The day Jefferson geeked out for Star Wars
By ANDREW MCGINN
A long time ago in a galaxy far, far away ....
Ain’t that the truth.
My son will never know the joy of perusing the latest and greatest “Star Wars” toys while his dad picks through the bolts and washers at the local hardware store.
OK. Who am I kidding?
My son will never know the joy of perusing the latest and greatest “Star Wars” toys WITH his dad at the hardware store while his grandpa searches for the right bolt to fix something at their house.
Throughout my childhood, Don Orris was more than just a hardware man. His True Value store with the creaky wooden floors on the east side of the Square also had a toy section, which meant he had to have his thumb on the pulse of popular culture.
Considering that even Toys R Us is now a thing of the past, it might be hard to explain to young’uns today that the hottest toys of any given year were once as close as the local hardware store.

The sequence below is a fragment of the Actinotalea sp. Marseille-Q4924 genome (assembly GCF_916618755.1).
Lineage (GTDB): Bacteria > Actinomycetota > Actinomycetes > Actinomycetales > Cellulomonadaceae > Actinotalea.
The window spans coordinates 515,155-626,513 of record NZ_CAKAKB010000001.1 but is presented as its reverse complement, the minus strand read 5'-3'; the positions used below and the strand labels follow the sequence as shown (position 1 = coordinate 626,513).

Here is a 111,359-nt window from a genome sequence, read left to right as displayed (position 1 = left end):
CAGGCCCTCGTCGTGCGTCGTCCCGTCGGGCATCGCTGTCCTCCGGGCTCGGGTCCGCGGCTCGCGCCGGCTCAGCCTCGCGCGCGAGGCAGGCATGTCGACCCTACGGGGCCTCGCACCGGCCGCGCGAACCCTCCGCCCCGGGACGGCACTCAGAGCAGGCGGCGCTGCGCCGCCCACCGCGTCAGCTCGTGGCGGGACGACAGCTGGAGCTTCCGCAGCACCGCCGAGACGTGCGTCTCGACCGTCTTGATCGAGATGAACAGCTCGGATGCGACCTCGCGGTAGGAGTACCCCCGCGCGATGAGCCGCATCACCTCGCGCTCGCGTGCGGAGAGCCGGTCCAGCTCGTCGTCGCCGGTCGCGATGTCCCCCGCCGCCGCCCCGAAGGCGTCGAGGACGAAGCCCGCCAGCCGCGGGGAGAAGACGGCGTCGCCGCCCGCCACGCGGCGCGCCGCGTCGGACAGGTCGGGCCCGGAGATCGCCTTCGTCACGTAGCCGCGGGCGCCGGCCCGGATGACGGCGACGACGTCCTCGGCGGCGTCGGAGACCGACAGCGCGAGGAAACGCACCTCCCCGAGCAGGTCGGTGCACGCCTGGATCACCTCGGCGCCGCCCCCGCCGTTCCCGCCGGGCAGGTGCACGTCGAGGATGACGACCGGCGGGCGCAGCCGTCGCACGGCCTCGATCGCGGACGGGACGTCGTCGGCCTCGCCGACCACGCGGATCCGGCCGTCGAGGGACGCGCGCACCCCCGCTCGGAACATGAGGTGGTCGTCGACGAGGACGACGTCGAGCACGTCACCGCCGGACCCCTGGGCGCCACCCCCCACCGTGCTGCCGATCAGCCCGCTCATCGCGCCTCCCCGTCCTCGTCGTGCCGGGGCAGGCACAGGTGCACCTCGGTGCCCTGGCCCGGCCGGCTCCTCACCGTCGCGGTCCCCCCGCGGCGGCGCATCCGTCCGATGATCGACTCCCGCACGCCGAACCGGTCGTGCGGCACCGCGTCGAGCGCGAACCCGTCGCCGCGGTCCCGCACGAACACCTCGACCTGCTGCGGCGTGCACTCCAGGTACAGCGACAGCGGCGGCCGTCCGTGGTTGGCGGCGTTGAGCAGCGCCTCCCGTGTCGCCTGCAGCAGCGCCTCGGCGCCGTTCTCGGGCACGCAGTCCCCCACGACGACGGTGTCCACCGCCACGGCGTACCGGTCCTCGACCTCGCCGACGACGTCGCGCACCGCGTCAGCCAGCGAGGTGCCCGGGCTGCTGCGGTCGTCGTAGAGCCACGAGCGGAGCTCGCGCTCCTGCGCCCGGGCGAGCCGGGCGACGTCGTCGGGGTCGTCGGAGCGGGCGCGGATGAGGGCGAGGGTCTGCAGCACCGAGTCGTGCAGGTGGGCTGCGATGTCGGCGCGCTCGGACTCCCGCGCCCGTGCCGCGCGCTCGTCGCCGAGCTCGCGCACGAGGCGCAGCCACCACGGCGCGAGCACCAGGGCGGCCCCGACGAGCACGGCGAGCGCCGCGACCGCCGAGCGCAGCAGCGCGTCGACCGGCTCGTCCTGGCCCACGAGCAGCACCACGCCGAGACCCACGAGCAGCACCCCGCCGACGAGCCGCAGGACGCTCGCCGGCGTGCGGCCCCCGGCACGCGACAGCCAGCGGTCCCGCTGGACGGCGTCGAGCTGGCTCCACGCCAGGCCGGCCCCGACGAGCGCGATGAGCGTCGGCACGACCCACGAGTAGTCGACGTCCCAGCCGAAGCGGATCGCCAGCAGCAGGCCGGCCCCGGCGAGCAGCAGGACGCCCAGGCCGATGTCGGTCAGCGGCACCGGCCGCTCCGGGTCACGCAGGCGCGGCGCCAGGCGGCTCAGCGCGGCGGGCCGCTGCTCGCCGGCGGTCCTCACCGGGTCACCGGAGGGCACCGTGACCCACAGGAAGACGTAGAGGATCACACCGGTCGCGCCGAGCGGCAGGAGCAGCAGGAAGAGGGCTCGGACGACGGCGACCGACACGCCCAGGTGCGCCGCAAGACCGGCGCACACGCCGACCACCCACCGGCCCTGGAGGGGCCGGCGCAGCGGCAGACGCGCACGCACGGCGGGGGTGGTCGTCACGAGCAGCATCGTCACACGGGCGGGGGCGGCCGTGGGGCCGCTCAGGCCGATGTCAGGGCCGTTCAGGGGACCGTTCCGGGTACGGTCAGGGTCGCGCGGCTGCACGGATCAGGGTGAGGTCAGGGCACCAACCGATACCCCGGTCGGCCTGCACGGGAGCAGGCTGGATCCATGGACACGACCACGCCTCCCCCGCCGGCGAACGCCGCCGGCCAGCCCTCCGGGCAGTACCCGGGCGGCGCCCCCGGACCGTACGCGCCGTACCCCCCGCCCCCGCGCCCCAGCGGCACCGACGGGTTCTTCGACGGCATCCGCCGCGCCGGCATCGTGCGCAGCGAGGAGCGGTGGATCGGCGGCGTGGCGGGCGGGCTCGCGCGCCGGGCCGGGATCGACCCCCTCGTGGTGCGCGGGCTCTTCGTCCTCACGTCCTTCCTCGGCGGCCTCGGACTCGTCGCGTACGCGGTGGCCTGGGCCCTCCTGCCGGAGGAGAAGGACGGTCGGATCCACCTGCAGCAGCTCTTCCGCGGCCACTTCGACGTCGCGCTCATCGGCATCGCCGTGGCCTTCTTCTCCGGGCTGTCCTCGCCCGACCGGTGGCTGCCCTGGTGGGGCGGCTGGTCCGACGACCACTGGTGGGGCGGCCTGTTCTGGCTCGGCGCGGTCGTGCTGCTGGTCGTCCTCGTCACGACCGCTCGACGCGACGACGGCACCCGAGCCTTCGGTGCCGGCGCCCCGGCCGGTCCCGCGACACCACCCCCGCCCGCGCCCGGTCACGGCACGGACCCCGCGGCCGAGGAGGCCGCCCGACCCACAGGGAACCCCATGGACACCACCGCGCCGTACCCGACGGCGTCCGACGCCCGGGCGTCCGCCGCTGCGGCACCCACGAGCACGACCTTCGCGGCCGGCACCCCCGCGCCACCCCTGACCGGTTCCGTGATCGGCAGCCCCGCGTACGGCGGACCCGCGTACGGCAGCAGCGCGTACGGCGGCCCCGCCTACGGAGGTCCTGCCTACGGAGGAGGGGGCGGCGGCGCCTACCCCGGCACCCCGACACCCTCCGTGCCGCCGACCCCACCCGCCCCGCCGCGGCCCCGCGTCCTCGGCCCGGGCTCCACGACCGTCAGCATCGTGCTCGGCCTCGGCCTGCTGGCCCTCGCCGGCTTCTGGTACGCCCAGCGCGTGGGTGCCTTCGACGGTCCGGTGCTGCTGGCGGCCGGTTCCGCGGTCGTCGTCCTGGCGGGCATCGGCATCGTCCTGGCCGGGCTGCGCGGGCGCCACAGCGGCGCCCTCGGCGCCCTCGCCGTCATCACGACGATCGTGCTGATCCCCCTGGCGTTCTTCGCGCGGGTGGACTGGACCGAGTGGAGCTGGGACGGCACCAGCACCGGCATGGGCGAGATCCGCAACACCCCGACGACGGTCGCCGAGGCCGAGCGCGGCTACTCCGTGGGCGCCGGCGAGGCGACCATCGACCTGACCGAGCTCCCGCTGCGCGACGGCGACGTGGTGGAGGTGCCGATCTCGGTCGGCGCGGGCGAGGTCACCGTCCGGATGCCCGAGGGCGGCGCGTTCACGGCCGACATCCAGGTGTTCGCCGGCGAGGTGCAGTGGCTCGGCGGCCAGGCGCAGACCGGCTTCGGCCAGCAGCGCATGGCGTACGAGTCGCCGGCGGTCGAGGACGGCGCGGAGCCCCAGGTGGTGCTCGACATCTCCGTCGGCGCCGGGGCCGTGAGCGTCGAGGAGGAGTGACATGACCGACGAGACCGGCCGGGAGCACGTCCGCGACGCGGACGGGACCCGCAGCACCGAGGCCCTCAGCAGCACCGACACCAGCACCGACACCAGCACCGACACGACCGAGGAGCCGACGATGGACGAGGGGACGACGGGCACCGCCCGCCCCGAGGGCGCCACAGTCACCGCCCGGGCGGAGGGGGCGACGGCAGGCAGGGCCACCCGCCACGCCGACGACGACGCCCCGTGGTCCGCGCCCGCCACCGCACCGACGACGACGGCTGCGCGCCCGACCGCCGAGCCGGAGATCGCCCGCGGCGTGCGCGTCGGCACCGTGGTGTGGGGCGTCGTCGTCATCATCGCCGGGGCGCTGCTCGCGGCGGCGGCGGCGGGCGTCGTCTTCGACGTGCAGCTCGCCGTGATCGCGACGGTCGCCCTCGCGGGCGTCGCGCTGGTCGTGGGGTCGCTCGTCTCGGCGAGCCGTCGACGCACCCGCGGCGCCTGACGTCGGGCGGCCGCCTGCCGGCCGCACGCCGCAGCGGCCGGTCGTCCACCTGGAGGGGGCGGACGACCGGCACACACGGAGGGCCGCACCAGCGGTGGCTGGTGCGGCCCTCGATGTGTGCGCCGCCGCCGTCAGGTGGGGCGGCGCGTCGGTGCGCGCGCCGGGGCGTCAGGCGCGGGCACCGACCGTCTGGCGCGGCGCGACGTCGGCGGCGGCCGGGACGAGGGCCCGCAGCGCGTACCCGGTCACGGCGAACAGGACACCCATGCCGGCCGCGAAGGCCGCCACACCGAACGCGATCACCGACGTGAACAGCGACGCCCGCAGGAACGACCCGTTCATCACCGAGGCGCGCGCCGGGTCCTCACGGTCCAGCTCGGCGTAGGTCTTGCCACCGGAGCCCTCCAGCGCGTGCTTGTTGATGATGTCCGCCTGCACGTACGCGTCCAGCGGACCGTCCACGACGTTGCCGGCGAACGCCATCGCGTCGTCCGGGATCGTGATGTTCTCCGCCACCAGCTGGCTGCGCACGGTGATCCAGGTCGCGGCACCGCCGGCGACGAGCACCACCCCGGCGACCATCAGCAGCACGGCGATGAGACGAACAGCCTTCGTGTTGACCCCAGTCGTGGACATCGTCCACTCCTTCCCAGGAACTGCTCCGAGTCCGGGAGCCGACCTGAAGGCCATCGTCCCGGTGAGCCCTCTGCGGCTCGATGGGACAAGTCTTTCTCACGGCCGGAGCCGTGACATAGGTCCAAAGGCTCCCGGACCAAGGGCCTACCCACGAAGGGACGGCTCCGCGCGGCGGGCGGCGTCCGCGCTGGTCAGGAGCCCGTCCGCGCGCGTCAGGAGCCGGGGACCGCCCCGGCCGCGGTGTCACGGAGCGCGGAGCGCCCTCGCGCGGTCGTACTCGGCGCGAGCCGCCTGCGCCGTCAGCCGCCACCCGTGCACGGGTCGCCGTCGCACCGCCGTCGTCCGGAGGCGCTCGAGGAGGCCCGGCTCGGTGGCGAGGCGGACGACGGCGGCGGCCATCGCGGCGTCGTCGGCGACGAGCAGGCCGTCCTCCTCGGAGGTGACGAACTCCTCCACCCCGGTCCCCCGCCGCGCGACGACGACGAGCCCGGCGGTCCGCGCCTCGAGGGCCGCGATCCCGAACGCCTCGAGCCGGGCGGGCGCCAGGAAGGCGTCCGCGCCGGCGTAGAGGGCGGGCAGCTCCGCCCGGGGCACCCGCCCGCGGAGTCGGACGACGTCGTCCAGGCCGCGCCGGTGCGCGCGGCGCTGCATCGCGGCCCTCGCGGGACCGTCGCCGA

“Back then,” Orris said, “everybody sold toys.”
Forty years ago, there was nothing hotter than “Star Wars,” a phenomenon so unlike anything else that it inspired one of the most unique events in the annals of Jefferson commerce — Star Wars Day.
Held on July 26, 1979, the entire Square was transformed into something resembling the Mos Eisley spaceport for the day, with stores selling their wares from the sidewalks and clerks dressed up as everything from space-faring smugglers to weird aliens (decades before anyone had ever heard of “cosplay” and years before anyone did anything on May the Fourth).
The day promised “a galaxy of bargains” and “bargains out of this world.”
Orris — who in 1977 came back home and bought an interest in the True Value store owned by his dad, Dick, and Jim Parr — served as co-chair of the event (with Bob Ehrig), but doesn’t actually remember much about it 40 years after the fact.
What he does remember, however, is how good “Star Wars” was to business at the time.
“You would get stuff in and you already had 50 people’s name on a list,” he said. “We hardly ever got to put anything on the shelf.”
“It was just phenomenal,” he added. “We had everything we could get our hands on.”
It’s amazing to think back about the variety of stuff that the likes of True Value and Coast to Coast carried in their stores.